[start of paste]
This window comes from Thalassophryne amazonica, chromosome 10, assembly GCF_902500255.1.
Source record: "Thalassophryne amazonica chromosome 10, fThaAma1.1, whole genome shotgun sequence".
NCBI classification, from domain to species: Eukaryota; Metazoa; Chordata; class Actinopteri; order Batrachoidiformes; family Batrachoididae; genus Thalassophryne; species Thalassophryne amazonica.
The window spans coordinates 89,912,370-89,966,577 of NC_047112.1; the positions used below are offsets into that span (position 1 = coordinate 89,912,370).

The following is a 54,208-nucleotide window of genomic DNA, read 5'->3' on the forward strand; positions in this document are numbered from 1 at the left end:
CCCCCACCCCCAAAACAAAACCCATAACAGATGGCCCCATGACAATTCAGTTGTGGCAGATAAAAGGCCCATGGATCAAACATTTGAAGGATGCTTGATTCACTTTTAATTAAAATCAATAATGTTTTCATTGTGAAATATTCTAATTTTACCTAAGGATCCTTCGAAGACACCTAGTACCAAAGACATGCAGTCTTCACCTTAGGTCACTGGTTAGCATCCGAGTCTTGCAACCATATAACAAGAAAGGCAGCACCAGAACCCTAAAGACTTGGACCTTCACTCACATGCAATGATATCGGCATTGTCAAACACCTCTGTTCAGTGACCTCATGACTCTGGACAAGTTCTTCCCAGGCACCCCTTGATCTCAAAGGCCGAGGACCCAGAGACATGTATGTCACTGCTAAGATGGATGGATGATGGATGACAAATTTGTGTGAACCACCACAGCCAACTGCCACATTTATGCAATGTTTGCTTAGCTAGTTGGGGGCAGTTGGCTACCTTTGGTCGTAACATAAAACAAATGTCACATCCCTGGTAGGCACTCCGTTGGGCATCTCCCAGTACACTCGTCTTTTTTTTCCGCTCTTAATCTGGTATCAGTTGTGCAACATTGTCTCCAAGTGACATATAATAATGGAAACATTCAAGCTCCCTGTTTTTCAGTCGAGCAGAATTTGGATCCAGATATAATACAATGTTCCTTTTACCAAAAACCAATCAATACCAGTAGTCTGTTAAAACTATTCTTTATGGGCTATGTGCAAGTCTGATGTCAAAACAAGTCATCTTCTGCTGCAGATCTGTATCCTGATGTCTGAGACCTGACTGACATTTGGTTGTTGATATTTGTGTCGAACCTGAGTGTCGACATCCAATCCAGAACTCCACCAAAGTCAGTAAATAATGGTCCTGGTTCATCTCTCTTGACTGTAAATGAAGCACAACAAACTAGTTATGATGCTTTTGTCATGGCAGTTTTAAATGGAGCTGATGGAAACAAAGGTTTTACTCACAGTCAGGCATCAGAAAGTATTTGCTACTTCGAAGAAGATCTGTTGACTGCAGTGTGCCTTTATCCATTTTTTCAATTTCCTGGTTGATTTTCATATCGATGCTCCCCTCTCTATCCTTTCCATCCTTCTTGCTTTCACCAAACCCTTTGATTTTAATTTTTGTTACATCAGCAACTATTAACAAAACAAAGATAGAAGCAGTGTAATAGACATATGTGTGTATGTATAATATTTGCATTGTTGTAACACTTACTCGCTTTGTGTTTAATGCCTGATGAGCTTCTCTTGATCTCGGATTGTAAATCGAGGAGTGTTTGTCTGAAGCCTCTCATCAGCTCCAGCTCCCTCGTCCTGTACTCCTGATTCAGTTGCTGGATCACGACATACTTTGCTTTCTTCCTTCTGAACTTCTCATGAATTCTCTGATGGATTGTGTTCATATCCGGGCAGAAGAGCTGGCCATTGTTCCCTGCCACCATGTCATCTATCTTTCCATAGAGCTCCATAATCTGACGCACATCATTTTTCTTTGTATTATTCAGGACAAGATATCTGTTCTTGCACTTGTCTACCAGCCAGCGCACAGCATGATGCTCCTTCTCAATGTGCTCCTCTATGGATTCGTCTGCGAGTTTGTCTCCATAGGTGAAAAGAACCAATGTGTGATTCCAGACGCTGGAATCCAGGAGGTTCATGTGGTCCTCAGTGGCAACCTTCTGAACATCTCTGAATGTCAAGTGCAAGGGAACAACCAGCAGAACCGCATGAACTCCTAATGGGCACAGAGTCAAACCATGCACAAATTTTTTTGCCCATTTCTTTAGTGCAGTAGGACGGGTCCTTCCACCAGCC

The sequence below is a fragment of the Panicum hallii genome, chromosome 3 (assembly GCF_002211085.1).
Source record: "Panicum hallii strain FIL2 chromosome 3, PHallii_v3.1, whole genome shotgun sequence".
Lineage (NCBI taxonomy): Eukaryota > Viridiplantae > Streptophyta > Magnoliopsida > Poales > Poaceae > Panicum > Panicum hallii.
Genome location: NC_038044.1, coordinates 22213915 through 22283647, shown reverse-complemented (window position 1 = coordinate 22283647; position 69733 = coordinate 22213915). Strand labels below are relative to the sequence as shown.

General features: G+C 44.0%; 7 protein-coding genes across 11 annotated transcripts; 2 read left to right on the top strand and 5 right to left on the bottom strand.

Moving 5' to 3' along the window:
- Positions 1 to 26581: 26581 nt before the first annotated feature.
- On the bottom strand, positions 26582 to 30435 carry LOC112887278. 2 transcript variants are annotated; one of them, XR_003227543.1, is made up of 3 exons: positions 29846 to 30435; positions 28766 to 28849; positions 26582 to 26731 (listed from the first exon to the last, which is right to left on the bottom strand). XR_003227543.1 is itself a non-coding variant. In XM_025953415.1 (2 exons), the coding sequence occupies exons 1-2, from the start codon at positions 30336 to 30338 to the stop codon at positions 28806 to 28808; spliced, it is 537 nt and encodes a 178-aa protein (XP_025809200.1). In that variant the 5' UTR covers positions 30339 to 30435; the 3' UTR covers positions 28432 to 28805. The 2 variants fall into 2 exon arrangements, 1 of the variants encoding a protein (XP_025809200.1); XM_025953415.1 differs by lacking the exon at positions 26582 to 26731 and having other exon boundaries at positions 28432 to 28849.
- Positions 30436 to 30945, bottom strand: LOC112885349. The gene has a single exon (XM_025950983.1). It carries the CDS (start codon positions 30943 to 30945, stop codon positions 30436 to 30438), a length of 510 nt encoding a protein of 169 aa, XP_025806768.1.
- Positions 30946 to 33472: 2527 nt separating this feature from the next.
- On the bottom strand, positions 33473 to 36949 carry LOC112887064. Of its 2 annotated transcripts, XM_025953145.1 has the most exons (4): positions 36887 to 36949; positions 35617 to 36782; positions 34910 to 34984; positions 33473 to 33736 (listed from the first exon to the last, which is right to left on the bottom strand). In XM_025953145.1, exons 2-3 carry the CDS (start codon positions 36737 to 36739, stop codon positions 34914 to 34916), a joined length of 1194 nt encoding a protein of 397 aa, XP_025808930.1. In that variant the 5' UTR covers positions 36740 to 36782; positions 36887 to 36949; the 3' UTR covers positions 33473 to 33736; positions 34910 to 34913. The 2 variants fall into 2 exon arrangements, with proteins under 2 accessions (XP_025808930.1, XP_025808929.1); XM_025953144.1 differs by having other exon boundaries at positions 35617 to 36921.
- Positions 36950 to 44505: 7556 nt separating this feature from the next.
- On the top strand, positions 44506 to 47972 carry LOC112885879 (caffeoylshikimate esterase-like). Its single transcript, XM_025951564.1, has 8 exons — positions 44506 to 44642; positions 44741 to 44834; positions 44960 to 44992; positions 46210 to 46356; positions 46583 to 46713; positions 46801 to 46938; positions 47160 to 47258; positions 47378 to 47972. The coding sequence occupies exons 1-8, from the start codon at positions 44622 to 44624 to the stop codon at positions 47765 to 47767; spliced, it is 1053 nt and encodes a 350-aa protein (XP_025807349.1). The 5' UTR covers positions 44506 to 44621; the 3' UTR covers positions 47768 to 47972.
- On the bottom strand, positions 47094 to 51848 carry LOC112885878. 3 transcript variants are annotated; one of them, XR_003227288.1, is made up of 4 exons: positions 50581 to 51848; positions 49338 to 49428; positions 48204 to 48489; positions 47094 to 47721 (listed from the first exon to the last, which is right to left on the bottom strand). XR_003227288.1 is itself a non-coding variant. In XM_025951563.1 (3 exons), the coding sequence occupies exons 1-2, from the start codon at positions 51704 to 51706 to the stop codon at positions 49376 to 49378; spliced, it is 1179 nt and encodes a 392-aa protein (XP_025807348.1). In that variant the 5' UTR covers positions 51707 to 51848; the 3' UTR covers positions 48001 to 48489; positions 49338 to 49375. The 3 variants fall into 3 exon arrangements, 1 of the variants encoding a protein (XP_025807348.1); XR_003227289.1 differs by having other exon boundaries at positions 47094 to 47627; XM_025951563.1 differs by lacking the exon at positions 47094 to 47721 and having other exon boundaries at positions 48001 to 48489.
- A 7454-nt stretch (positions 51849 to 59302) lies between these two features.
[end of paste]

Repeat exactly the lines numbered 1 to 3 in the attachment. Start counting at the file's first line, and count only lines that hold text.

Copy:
This window comes from Thalassophryne amazonica, chromosome 10, assembly GCF_902500255.1.
Source record: "Thalassophryne amazonica chromosome 10, fThaAma1.1, whole genome shotgun sequence".
NCBI classification, from domain to species: Eukaryota; Metazoa; Chordata; class Actinopteri; order Batrachoidiformes; family Batrachoididae; genus Thalassophryne; species Thalassophryne amazonica.